Here’s a facet of the whole Afghanistan calamity that a lot of folks may not have yet considered; the place is full of valuable and strategically important rare-earth metals, and China is in a great position to take advantage of this. Pakistan and Russia have plans for the area, too. None of these things are to the United States’ advantage. Excerpt:
China is clearly positioning itself to be a major international partner to the Taliban. They could care less about human or gender rights in Afghanistan, and will only want to consolidate a dominant position in regard to the $1-2 trillion worth of rare earths — most notably lithium. As China seeks to consolidate as much control as they can over strategic supply chains for everything from microchips to electric car batteries, they want primacy in Kabul — and will be the first major nation to recognize the new regime.
For Pakistan, this is a moment of triumph. They have assiduously supported the Taliban for the past two decades, both to control terrorist groups that occasionally threaten Pakistan and to deny India a foothold in a country on the other side of their border. Closely aligned with China internationally, they will seek to partner with the Chinese in exploiting the mineral wealth and blocking India from a role with the Taliban regime. Pakistan also wants a certain level of stability to avoid mass illegal migration, something they have dealt with repeatedly from Afghanistan.
Russia has a different set of interests than the China-Pakistan axis. They seek first and foremost a stable situation that can reduce the propensity for radical Islamic terrorism exported north through the former republics of the old Soviet Union.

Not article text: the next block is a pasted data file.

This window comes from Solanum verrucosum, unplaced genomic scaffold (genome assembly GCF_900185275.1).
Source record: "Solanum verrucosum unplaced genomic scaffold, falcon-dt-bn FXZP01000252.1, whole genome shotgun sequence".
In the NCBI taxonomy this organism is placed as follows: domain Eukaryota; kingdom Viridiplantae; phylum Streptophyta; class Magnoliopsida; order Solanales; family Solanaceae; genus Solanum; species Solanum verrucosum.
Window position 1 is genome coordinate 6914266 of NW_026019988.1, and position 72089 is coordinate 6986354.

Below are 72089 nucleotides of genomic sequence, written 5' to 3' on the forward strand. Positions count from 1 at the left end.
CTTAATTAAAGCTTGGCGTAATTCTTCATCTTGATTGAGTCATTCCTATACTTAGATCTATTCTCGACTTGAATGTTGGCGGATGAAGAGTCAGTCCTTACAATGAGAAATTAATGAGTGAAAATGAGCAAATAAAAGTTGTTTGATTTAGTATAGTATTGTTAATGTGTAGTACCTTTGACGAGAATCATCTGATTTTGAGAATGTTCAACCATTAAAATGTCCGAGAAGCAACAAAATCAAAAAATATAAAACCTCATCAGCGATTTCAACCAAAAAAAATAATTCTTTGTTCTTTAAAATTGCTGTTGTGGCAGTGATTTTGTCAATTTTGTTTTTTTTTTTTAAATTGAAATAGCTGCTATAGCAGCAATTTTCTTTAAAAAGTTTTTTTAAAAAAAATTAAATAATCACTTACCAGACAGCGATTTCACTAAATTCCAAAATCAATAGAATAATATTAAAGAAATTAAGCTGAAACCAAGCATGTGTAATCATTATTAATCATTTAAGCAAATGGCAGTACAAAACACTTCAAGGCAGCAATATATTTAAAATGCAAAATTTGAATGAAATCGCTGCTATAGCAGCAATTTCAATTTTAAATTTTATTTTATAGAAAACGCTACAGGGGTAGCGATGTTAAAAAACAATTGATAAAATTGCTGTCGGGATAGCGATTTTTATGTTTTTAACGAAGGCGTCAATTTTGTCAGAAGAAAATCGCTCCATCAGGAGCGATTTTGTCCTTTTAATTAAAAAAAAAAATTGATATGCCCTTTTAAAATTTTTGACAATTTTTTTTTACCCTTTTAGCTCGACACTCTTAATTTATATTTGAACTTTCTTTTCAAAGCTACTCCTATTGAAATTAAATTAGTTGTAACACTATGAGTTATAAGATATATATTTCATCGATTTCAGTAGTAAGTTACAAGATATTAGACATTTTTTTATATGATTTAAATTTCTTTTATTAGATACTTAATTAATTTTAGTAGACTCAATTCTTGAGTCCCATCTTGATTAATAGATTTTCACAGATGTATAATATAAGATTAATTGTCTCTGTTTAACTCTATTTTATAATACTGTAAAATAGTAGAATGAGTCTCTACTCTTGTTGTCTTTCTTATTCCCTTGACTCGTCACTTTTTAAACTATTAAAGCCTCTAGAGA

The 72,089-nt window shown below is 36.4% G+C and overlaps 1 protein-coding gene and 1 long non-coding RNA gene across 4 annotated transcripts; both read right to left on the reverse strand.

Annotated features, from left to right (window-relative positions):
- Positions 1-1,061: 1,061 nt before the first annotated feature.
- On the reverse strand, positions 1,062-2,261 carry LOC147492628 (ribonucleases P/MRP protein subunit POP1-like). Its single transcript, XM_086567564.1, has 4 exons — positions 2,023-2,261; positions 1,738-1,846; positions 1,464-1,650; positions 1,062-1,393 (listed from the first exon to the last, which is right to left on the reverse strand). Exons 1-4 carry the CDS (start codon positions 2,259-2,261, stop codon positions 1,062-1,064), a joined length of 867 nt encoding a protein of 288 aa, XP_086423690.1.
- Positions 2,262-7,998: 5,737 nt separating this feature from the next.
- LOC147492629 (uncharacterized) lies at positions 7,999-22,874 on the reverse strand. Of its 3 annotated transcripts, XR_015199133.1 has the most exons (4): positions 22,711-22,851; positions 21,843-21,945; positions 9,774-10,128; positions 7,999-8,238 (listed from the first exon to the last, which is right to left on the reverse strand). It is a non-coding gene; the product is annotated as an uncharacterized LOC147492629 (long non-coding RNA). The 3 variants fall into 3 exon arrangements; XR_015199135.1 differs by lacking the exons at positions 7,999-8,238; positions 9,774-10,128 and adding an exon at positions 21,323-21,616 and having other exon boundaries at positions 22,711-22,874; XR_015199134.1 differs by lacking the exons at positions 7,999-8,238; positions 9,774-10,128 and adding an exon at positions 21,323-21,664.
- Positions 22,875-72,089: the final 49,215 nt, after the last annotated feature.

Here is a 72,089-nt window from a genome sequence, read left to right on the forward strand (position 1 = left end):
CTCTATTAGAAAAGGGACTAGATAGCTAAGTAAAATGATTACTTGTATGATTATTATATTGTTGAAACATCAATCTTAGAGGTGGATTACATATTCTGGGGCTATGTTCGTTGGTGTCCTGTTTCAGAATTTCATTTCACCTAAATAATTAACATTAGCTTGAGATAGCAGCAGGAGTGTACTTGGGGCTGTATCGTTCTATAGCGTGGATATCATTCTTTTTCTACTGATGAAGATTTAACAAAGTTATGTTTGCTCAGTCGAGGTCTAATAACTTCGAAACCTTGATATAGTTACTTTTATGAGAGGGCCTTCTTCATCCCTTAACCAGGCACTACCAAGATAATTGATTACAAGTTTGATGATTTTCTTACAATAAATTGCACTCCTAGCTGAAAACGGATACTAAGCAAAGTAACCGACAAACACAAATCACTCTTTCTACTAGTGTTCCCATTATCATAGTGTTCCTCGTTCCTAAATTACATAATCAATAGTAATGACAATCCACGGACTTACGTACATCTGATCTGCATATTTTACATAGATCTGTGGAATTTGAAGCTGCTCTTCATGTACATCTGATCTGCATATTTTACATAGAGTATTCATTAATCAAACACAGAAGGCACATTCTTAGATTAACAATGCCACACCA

And while Putin is always happy to see the U.S. receive a black eye, the Russians are also hopeful that the Taliban can be encouraged to exert a higher level of control over the massive heroin production — much of which ends up in the arms of young Russians and other Europeans. Look for Russia to quickly recognize the Taliban, ignore any human or gender rights violations, and offer modest assistance in return for stability and at least some level of reduction in the narcotics trade.
Not only is this the biggest screw-up in American military history since Pickett’s Charge (which was, arguably, Lee’s charge, as he ordered it) but it’s a screw-up on the international trade scene as well.
Even without the rare-earth metals, Afghanistan is in kind of a key position; it’s nowhere, but it’s on the way to everywhere in central Asia. And now that America, the UK and the EU nations are out of the picture, that leaves the door open for China and Russia to swing a big economic bat in the region, and believe you me, neither nation has any warm-fuzzies for the United States.
And Pakistan? Ostensibly a U.S. “ally,” Pakistan has watched America’s disorganized assholes-and-elbows retreat from Afghanistan and is now in the position of still having a traditional enemy on one side (India) and the Taliban, who they have long supported, on the other. And Pakistan has nuclear weapons.
The world is now looking at the United States and seeing it as the image of its “leader” – weak, feckless, incoherent and doddering. And nothing good for us will come of that.